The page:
The son of this earl, also named Richard, was eminently distinguished for his integrity and magnificence; but living in the weak and wicked reign of Richard the Second, he was continually embroiled with the ruling powers, and at last perished on the scaffold. As Admiral of the West this earl, accompanied by Thomas Mowbray, earl of Nottingham, went to sea in 1387, and took about one hundred ships laden with wines, containing one thousand nine hundred tuns. "After which," says Holinshed, "he took Brest, in Bretagne, and returned to England, which deeds of the earl's being envied by such as were with the king, as the Duke of Ireland, the Earle of Suffoke, Sir Simon Burley, and others, depraving the earle to the king, said that he had performed no worthie exploit, but only invaded a few merchants, whose amitie it had been more fruitful to have preserved, than to have stirred unintreatable hatred." The same historian states, that the citizens of Middleburg requested to buy those wines of him, and to pay him after the rate of "a hundred shillings a tunne," but that he denied their suit. The portion which fell to his share of this capture was so liberally bestowed among his friends, that he left not himself a single tun. Soon after this a combination was formed secretly at Arundel Castle between this earl, his brother, the Archbishop of Canterbury, and others, to guard the king's person, and reform the government, by assuming regal authority in their several districts. They acted on this for a time, but subsequently the king's party prevailed, and the earl was dismissed from his office of High Admiral; after this he became reconciled to the king. Froissart describes this earl as a man of inflexible courage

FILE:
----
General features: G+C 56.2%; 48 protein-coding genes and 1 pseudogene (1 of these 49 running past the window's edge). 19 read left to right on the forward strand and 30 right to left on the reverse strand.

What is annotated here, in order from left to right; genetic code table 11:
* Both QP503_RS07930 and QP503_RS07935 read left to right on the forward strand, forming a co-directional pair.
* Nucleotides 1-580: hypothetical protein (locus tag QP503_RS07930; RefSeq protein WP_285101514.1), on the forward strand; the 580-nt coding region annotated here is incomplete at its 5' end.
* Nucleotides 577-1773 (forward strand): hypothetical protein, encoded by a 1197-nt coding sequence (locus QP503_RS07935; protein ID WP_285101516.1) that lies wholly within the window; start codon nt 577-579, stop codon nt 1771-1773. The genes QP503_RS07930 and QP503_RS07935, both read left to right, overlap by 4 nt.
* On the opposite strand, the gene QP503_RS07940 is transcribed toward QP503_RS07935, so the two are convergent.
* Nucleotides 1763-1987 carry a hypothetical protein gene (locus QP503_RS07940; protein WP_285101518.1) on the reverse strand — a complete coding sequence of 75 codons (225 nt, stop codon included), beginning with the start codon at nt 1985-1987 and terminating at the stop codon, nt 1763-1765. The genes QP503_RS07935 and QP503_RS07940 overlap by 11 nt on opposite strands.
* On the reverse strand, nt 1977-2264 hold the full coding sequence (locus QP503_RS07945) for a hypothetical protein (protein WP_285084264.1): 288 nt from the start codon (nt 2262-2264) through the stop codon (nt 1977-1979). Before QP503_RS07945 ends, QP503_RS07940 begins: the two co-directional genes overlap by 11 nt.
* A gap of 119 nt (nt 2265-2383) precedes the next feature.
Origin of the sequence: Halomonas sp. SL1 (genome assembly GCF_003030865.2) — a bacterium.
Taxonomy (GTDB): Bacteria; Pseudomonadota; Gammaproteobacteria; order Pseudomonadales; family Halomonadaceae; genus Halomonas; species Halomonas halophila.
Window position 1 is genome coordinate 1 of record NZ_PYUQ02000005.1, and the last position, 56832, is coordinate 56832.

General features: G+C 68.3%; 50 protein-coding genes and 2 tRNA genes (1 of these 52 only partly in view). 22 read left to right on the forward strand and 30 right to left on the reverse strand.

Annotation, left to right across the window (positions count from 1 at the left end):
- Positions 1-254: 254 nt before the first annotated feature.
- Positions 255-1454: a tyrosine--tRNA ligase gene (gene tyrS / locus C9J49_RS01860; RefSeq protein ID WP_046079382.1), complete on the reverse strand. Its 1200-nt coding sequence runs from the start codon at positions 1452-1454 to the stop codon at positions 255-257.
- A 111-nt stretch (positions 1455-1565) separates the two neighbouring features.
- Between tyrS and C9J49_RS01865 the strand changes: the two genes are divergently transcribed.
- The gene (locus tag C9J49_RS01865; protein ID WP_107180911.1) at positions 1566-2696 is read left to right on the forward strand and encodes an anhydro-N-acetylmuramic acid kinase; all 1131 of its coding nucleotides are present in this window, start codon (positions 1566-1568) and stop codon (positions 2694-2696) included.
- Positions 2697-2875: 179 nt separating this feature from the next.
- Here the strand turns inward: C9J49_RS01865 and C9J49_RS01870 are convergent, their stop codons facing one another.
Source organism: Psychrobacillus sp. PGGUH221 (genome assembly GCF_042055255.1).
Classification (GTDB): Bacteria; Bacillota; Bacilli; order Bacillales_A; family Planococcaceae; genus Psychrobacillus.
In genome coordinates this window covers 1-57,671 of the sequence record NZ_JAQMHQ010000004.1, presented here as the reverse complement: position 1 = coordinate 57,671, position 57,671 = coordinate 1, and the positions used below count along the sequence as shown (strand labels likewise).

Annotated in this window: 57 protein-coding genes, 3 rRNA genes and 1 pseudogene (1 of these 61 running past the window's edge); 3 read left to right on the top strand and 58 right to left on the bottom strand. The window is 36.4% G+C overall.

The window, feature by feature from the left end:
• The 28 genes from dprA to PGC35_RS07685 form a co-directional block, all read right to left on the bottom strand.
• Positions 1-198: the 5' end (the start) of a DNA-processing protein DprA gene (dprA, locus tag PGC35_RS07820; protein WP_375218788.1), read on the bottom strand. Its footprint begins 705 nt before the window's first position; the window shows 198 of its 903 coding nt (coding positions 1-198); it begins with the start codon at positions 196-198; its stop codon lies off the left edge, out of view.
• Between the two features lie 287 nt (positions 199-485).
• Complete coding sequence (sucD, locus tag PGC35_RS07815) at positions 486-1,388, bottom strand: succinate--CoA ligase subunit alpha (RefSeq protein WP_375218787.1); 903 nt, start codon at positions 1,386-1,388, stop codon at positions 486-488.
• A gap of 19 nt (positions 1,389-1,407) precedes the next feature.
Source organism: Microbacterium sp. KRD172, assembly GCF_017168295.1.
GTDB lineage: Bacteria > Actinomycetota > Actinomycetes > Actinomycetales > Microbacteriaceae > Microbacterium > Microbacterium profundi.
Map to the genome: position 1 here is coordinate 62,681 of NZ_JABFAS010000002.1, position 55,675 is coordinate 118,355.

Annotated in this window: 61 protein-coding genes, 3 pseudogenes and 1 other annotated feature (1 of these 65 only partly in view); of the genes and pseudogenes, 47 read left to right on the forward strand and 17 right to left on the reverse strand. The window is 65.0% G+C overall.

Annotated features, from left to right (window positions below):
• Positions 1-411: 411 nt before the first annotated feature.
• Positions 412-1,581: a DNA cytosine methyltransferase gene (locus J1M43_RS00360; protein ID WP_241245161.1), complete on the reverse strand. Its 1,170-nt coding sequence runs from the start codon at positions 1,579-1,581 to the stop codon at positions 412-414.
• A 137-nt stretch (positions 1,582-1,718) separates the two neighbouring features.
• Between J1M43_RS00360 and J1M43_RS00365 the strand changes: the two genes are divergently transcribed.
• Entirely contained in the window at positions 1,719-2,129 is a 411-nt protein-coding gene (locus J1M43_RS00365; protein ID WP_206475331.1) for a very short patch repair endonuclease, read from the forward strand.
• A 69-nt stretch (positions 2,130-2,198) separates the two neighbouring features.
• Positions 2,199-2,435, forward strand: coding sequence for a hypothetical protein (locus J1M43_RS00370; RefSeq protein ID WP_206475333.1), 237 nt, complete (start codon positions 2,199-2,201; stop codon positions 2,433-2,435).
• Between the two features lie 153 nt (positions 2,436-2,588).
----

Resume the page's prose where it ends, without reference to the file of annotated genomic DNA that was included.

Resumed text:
This unfortunate earl had taken for his second wife Philippa, daughter of Edmund Mortimer, earl of March, and widow of John de Hastings, son and heir of the Earl of Pembroke. This marriage took place without license from the king, to whom Philippa was related, and the earl was therefore fined 400 marks for the offence. This Countess of Arundel was the means of producing a quarrel between the earl and the Duke of Lancaster, on account of the marriage of the latter with Catherine Swinford. Stow says that "the great ladies of England, as the Duchesse of Gloucester, the Countess of Arundel, and others descended of the blood royall, greatlie disdained that she (Catherine Swineford) should be matched with the Duke of Lancaster, and by that means be counted the second person in the realme, and be preferred in roome before them, and, therefore, they said they would not come where she was present, for that it should be a shame to them, that a woman of so base birth should go and have place before them." The extreme rigour of the duke, at the time of the Earl of Arundel's trial, has been, in part, attributed to this cause.